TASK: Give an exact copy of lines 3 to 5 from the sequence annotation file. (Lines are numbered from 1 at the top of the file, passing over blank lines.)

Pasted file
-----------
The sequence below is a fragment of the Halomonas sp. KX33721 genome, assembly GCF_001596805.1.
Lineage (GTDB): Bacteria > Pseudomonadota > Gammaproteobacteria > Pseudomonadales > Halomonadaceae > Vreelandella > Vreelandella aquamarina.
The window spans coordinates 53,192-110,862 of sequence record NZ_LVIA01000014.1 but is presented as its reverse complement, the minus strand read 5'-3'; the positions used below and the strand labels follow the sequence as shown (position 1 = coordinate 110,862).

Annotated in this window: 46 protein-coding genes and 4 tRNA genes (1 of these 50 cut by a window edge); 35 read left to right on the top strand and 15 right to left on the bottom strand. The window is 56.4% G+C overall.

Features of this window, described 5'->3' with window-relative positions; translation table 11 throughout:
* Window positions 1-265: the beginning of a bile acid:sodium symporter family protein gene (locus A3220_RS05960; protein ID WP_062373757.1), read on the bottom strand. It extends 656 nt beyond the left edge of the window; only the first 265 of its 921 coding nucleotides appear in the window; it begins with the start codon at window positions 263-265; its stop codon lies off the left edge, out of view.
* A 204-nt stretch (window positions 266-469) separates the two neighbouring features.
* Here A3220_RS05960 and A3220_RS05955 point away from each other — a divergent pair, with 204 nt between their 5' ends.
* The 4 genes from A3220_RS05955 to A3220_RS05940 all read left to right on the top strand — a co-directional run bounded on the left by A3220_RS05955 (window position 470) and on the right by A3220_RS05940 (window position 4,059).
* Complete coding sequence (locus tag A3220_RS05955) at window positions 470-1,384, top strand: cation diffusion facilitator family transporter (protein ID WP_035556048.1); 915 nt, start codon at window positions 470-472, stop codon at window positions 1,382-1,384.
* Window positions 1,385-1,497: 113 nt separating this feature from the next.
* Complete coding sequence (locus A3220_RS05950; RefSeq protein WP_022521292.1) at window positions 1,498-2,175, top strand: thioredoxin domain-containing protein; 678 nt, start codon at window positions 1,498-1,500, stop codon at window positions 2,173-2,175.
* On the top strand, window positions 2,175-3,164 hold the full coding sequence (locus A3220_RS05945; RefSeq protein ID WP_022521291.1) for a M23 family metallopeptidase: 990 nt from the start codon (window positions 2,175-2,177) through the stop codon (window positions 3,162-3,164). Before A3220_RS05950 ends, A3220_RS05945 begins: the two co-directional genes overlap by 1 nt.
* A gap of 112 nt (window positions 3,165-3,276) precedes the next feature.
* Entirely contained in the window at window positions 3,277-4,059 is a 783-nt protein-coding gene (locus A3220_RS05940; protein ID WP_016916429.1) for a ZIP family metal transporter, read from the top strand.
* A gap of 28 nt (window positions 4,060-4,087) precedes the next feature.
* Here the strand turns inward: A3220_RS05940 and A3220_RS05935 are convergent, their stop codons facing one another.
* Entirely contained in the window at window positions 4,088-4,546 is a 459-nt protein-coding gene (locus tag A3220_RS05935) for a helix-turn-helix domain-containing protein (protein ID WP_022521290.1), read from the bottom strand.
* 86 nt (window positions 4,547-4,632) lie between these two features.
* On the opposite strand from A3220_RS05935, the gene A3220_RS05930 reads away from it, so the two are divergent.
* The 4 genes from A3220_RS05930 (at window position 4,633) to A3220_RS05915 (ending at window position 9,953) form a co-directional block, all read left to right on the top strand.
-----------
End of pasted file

The window spans coordinates 53,192-110,862 of sequence record NZ_LVIA01000014.1 but is presented as its reverse complement, the minus strand read 5'-3'; the positions used below and the strand labels follow the sequence as shown (position 1 = coordinate 110,862).

Annotated in this window: 46 protein-coding genes and 4 tRNA genes (1 of these 50 cut by a window edge); 35 read left to right on the top strand and 15 right to left on the bottom strand. The window is 56.4% G+C overall.

Features of this window, described 5'->3' with window-relative positions; translation table 11 throughout: